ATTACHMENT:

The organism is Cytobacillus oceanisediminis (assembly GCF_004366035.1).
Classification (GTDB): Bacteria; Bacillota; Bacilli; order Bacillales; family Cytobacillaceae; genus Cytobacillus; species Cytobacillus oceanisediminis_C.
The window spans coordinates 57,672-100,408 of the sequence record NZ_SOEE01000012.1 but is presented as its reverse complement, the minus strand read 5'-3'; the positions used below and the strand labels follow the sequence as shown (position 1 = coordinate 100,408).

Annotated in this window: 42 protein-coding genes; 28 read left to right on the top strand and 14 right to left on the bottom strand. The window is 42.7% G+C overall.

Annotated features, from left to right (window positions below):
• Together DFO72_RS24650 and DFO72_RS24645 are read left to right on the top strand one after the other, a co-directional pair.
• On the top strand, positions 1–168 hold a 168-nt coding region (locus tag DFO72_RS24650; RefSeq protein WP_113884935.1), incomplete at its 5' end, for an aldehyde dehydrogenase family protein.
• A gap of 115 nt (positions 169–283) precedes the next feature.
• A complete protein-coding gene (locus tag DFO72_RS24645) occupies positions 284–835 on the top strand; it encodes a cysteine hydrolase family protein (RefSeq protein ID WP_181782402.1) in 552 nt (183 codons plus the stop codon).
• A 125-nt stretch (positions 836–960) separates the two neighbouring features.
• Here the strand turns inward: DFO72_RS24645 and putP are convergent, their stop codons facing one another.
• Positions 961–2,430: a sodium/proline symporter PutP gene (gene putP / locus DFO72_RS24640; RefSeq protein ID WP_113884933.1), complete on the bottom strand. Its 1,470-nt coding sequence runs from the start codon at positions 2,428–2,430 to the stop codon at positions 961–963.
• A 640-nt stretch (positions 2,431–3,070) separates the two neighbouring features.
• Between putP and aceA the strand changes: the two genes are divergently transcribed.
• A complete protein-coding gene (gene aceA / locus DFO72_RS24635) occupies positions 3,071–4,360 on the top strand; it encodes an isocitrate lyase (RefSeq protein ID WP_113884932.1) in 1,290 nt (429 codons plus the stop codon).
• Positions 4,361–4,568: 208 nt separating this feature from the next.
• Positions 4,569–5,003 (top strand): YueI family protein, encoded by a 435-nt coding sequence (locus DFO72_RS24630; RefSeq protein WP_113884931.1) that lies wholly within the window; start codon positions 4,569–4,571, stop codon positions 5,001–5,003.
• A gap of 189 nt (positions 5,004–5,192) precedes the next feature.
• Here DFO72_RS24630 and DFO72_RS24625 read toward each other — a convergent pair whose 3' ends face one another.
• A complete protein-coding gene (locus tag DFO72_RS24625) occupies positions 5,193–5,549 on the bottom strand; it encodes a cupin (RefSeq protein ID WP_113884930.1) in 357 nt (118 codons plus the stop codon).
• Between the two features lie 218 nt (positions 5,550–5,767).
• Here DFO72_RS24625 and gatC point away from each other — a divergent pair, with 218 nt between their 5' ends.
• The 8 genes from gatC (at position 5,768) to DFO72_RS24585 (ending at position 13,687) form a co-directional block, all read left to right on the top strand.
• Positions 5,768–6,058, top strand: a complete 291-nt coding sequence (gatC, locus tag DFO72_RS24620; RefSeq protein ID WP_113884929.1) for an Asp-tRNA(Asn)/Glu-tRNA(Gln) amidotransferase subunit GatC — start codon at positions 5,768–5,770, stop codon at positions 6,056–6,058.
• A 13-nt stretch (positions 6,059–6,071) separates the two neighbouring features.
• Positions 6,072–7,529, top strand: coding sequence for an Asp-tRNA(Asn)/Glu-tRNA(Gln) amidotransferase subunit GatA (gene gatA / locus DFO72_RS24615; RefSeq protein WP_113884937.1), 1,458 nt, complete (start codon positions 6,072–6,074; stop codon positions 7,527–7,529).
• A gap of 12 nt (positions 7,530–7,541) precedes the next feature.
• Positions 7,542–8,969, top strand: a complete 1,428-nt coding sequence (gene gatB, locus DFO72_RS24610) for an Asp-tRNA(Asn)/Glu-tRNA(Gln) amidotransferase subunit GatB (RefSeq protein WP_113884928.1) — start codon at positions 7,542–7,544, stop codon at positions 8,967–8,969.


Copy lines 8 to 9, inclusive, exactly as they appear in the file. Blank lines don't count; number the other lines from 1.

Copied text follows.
• A gap of 115 nt (positions 169–283) precedes the next feature.
• A complete protein-coding gene (locus tag DFO72_RS24645) occupies positions 284–835 on the top strand; it encodes a cysteine hydrolase family protein (RefSeq protein ID WP_181782402.1) in 552 nt (183 codons plus the stop codon).